The fitness chain filed for bankruptcy on May 4. Gold’s Gym plans to permanently close around 30 company-owned gyms, but its franchised locations will reopen as coronavirus restrictions are lifted.
The Dallas-based company expects to emerge from bankruptcy by Aug. 1. It was bought in 2004 by TRT Holdings for $158 million. Gold’s Gym operates nearly 700 gyms around the world.
The satellite operator announced Wednesday that it filed for bankruptcy protection. The company reported almost $15 billion in debt at the end of 2019, according to an SEC filing, and previously signaled trouble when it skipped a $125 million interest payment in April.
Intelsat, which provides satellite services to customers in the media and government sectors, said it saw significant reductions in demand because of the pandemic.
The company secured $1 billion in debtor-in-possession financing, which will help provide liquidity during the restructuring process. Intelsat reported revenue of $2.1 billion at the end of 2019.
A J. Crew store on 5th Avenue remains closed on May 4, 2020 in New York City.
Bryan Thomas | Getty Images
The New York apparel company filed for bankruptcy on May 4 after struggling with slumping sales and huge debt.
Its debt was largely the legacy of a leveraged buyout by private-equity firms TPG Capital and Leonard Green & Partners, which bought it for $3 billion in 2011. J.Crew had hoped to ease some of its debt burden by taking its more successful Madewell brand public this spring. But the initial public offering was nixed in March as coronavirus slowed down the economy and sparked a huge market sell-off.
The retailer had roughly $2.5 billion in annual sales, according to Moody’s. But with all its locations forced to close temporarily to halt the spread of Covid-19, sales slowed to a trickle.
As part of the bankruptcy proceedings, J.Crew’s lenders will convert around $1.65 billion of its debt into equity. The retailer also secured $400 million in financing from current lenders in order to stay in operation during its restructuring.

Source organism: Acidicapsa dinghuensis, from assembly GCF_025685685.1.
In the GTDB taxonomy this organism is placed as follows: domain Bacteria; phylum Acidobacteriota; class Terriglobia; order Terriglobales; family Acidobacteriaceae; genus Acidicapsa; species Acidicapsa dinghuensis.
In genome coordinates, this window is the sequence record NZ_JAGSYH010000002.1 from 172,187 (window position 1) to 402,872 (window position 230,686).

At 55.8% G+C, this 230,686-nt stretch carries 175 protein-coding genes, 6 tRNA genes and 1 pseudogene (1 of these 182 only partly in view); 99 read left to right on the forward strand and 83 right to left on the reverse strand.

John Varvatos Enterprises
The menswear brand filed for Chapter 11 bankruptcy on May 6 as part of an agreement to sell all of its business and assets to British private equity firm Lion Capital. John Varvatos said that along with the rest of the luxury retail industry, it had “been greatly impacted by the negative effects of the coronavirus pandemic.” The outbreak forced the company to temporarily close its stores.
As part of the sale agreement, Lion Capital will provide debtor-in-possession financing that will help support the company’s operations when combined with its projected cash flows. The private equity firm was already an investor in John Varvatos, having purchased a majority stake in the company in 2012 for an undisclosed amount.
The luxury department store managed to restructure its massive debt outside of bankruptcy proceedings last year, but that was not the case in 2020. The Dallas-based company filed for bankruptcy on May 7 after skipping millions of dollars in debt payments in April. All of of its stores, including its iconic Bergdorf Goodman stores in New York City, closed March 17 due to the coronavirus pandemic, and the company furloughed most of its 14,000 workers. Even before the outbreak, the retailer faced competition from online rivals and had limited access to cash.
But don’t expect massive going-out-of-business sales, which followed the Barney’s bankruptcy last year. Neiman Marcus has received funding and expects to reopen its stores. It has $675 million in financing from creditors, which will allow it to operate during restructuring. Its will receive $750 million in funding when it exits bankruptcy, which it hopes to do in the fall. In filing for bankruptcy, the company will have to address the more than $4 billion in debt left over from it was sold to private equity firm Ares Management and the Canada Pension Plan Investment Board through a $6 billion leveraged buyout in 2013.
The retailer operates 43 Neiman Marcus stores and two Bergdorf Goodman stores. In March, it said it planned to shutter its off-price Last Call locations. Neiman has started to reopen stores for curbside pick-up or through private appointment.
The company, which operates department stores under brands such as Gordmans, Bealls and Goody’s, filed for bankruptcy on May 10 and is currently winding down its operations. It is looking for potential buyers of its business and assets, according to a company statement.
The retailer previously struggled with competing against large-scale retailers as well as e-commerce sellers. The pandemic further burdened the retailer by causing Stage Stores to temporarily close all of its 738 locations and furlough virtually all of its store and distribution employees. The retailer is now in the process of beginning to reopen stores to conduct liquidation sales, according to Stage Stores President and CEO Michael Glazer.